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Marijuana use set to overtake tobacco use in US

With more states legalizing marijuana, use of the drug has doubled in the United States in the last three years and is on track to overtake the now-declining number of tobacco users.

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    Marijuana growers Christopher Pate and wife Lindsey Pate, licensed cannabis providers in the state of Oregon that produce medical cannabis, hold a tray of their marijuana in Redmond, Ore., May 12. With more states legalizing marijuana, use of the drug is on track to overtake the now-declining number of tobacco users.
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Declining tobacco use could soon intersect with a steady uptick in the smoking and consumption of another leafy drug – marijuana.

Marijuana use among American adults has seen such a large spike after partial legalization that it could overtake the number of tobacco users within several years. Reported marijuana use has nearly doubled in the last three years: from 7 percent of Americans in 2013 to 13 percent today, according to a Gallup poll released Monday.

This change puts the number of regular marijuana users in the United States at 33 million, compared to 40 million tobacco users, a number that is dropping after decades of government and community campaigns against it. If use of both drugs continues along the current trend line, marijuana use will surpass that of tobacco in several years, as The Washington Post notes. 

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Decriminalizing pot has become increasingly popular among Americans in recent years, as Gallup found 58 percent of Americans supported legalization in 2015, but pollsters note that legalization in some states could have a causative effect on marijuana use as well. 

During the three-year period when marijuana use doubled, so did the number of states that decriminalized recreational marijuana. Just Colorado and Washington had legalized the drug in 2013, but they have since been joined by Alaska, Oregon, and the District of Columbia, and several others have at least partially decriminalized it. Five other states will vote on whether to legalize in November, although federal law remains steadfastly against it.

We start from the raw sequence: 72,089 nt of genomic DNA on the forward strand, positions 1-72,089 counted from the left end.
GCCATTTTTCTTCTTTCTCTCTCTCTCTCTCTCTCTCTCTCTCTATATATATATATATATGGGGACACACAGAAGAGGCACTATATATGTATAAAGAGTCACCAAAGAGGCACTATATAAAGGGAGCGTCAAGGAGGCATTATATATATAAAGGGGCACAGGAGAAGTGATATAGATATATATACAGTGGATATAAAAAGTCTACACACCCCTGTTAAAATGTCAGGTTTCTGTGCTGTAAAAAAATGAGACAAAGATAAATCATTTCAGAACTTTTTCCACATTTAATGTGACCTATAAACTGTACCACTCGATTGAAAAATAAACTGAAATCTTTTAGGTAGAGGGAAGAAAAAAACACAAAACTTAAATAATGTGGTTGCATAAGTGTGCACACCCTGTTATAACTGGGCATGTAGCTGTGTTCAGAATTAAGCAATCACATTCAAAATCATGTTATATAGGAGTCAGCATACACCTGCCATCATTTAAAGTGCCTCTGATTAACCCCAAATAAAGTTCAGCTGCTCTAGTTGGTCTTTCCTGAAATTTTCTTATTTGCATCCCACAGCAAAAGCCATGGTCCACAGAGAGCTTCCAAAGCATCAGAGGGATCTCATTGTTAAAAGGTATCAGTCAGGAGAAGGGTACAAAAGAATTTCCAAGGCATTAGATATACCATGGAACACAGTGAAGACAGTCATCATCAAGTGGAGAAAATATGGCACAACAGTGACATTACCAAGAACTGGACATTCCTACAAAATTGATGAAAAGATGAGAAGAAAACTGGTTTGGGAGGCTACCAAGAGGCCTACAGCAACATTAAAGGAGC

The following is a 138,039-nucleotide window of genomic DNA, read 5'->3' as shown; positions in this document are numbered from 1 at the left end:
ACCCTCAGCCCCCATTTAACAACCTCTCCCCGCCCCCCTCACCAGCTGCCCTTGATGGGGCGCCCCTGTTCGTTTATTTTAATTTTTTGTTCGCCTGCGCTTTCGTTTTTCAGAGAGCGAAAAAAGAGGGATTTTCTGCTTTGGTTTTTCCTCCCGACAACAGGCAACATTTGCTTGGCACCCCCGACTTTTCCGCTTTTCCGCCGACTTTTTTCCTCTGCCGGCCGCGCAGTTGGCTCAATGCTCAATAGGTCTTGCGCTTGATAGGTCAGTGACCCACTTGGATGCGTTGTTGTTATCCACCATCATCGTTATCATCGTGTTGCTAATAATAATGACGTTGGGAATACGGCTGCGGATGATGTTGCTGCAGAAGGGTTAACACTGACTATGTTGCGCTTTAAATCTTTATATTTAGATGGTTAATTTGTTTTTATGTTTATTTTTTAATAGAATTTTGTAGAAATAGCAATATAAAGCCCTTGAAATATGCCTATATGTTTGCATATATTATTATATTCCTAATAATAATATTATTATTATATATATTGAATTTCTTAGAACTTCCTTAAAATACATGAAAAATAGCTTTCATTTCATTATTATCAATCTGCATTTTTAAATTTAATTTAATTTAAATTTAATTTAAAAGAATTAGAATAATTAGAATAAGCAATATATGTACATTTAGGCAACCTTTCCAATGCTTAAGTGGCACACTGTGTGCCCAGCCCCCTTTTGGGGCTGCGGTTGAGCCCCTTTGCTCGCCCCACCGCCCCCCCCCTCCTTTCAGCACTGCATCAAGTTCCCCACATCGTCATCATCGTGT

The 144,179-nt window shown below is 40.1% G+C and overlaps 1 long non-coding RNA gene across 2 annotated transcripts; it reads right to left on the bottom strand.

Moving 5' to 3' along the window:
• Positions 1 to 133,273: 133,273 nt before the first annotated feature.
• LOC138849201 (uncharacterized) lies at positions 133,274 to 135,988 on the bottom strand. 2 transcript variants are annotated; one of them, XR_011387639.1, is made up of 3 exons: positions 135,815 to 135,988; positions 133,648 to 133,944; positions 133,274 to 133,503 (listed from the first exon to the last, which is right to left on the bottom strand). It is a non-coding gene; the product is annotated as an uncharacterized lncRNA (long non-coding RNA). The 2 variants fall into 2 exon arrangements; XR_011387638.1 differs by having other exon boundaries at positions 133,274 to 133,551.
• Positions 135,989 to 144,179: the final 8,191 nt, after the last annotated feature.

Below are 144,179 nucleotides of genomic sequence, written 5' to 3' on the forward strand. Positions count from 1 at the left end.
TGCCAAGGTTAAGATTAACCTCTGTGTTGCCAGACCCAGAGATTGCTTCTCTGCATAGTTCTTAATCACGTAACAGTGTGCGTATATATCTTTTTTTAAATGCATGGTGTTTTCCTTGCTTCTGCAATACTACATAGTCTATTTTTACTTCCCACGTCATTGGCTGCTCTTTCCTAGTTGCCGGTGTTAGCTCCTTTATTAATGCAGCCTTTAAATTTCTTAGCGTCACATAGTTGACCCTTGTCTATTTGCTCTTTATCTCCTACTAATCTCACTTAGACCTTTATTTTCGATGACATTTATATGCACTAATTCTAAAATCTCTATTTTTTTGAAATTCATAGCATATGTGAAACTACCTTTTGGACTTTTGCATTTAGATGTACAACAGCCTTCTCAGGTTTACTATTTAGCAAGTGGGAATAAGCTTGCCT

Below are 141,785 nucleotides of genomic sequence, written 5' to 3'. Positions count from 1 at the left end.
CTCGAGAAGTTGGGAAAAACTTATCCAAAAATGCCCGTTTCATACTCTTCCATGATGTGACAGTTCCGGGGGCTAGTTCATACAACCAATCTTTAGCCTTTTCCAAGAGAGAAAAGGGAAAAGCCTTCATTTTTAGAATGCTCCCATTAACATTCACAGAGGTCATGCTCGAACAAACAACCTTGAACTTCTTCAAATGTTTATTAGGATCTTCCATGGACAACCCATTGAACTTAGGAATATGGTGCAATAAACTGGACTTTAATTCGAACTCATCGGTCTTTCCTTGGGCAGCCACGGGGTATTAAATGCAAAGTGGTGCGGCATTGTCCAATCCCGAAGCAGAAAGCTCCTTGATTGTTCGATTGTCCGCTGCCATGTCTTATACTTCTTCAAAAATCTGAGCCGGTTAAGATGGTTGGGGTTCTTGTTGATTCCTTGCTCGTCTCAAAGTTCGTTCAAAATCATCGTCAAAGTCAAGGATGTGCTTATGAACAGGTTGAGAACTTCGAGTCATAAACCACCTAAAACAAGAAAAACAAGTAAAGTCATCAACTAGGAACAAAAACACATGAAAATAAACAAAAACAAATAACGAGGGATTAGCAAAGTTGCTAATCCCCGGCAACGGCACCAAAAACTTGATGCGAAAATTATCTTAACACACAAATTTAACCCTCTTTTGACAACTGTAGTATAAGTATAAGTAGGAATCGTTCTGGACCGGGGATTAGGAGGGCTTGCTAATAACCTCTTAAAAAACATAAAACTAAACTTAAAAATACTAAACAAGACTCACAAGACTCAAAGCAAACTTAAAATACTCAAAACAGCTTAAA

"States' willingness to legalize marijuana could be a reason for the uptick in the percentage of Americans who say they smoke marijuana, regardless of whether it is legal in their particular state," Justin McCarthy wrote for the poll service. "Gallup finds residents in the West – home of all four states that have legalized recreational marijuana use – are significantly more likely to say they smoke marijuana than those in other parts of the country."

Although marijuana legalization is becoming increasingly popular, some Eastern states, however liberal in their politics, seem more conservative in their approach to the drug than those in the West, as The Christian Science Monitor noted in May:

Political leaders in liberal Massachusetts, the state that introduced an Obamacare-like system, balk at legalizing marijuana. And Vermont, home of socialist Sen. Bernie Sanders, criticized Massachusetts's marijuana initiative as too lax and killed its own fledgling pot bill.

'We in the Commonwealth would be better watching and learning from the case study of Colorado for five or six years, rather than just two,' [Republican Massachusetts state Sen. Viriato deMacedo, one of nine senators who went on a four-day fact-finding mission to Colorado] tells The Christian Science Monitor in an interview.

Although many of its government officials profess opposition to legalizing the drug, Massachusetts is one of the five states that will vote on recreational use via referendum in November, along with California, Arizona, Nevada, and Maine.

While regular marijuana use has increased, the share of Americans who have "ever happened to try marijuana," as the poll asks, has also risen at a fairly steady rate. It was concentrated among the young beginning in the 1960s and has gradually increased as that generation ages, from 11 percent of respondents in 1972 to 43 percent today.

 
 
 

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